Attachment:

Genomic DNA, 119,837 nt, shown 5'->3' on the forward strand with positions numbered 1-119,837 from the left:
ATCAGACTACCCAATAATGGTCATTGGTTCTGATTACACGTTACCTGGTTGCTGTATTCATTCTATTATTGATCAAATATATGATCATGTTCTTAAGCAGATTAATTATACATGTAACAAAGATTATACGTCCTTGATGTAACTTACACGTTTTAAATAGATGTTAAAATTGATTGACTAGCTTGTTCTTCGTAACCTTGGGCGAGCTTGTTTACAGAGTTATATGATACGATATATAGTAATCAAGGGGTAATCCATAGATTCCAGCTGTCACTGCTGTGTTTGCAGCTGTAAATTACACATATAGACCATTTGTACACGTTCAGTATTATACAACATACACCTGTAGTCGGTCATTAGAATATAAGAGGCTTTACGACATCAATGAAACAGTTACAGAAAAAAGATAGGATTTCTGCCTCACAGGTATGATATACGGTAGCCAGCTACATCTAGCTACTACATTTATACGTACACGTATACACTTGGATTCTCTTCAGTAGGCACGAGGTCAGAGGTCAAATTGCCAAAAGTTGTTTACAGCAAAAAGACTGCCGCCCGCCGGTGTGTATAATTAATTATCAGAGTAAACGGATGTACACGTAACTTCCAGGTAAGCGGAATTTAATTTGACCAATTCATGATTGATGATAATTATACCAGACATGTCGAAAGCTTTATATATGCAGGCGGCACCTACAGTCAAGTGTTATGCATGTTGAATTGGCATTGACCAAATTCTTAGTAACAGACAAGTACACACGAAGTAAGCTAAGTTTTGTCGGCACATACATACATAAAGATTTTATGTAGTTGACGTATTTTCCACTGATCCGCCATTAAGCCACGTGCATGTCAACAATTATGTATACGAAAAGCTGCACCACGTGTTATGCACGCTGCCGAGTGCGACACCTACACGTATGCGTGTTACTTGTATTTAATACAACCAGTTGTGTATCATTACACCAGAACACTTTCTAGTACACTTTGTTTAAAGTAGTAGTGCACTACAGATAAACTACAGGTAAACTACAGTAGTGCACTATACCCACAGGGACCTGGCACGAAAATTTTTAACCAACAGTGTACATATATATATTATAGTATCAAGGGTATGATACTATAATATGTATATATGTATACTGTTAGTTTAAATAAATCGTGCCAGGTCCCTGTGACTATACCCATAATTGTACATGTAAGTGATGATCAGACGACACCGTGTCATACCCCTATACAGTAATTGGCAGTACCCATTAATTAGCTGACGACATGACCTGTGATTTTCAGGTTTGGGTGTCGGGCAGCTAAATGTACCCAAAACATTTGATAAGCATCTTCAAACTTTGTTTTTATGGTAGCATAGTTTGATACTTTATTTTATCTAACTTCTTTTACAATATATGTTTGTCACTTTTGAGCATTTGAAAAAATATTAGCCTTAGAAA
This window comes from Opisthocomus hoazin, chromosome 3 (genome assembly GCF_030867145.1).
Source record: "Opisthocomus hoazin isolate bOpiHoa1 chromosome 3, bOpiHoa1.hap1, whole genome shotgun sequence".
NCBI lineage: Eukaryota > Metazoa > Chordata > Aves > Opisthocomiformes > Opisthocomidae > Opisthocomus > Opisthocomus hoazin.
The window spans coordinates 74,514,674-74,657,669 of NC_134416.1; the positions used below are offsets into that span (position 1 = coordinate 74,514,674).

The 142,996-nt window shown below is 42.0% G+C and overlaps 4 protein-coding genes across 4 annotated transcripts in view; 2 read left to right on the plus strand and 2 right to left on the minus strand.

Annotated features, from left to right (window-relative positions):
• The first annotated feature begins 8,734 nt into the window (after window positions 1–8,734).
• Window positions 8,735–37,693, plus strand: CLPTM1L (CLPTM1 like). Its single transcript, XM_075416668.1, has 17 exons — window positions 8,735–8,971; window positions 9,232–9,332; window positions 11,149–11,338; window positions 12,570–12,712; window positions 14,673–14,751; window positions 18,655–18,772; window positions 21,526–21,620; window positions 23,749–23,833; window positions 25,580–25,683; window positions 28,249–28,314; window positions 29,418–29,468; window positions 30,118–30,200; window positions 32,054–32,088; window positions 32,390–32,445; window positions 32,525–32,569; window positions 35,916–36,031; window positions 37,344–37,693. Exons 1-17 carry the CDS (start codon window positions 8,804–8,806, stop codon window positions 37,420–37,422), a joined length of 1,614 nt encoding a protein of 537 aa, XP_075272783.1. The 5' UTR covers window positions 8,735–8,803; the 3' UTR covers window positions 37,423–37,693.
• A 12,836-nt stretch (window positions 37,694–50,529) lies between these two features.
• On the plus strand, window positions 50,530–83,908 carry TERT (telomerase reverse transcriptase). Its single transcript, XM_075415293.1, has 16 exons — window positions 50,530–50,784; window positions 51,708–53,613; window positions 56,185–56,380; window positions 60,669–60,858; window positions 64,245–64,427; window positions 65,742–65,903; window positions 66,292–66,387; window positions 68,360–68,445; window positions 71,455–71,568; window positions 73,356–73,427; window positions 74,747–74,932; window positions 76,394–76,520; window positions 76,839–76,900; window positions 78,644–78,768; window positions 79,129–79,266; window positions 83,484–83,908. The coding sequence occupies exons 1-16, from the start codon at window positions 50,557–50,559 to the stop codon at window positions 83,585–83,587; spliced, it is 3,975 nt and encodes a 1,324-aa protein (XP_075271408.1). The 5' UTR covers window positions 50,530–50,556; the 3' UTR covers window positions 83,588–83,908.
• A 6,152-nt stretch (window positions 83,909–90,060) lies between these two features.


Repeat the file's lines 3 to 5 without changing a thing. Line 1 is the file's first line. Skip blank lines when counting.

This window comes from Opisthocomus hoazin, chromosome 3 (genome assembly GCF_030867145.1).
Source record: "Opisthocomus hoazin isolate bOpiHoa1 chromosome 3, bOpiHoa1.hap1, whole genome shotgun sequence".
NCBI lineage: Eukaryota > Metazoa > Chordata > Aves > Opisthocomiformes > Opisthocomidae > Opisthocomus > Opisthocomus hoazin.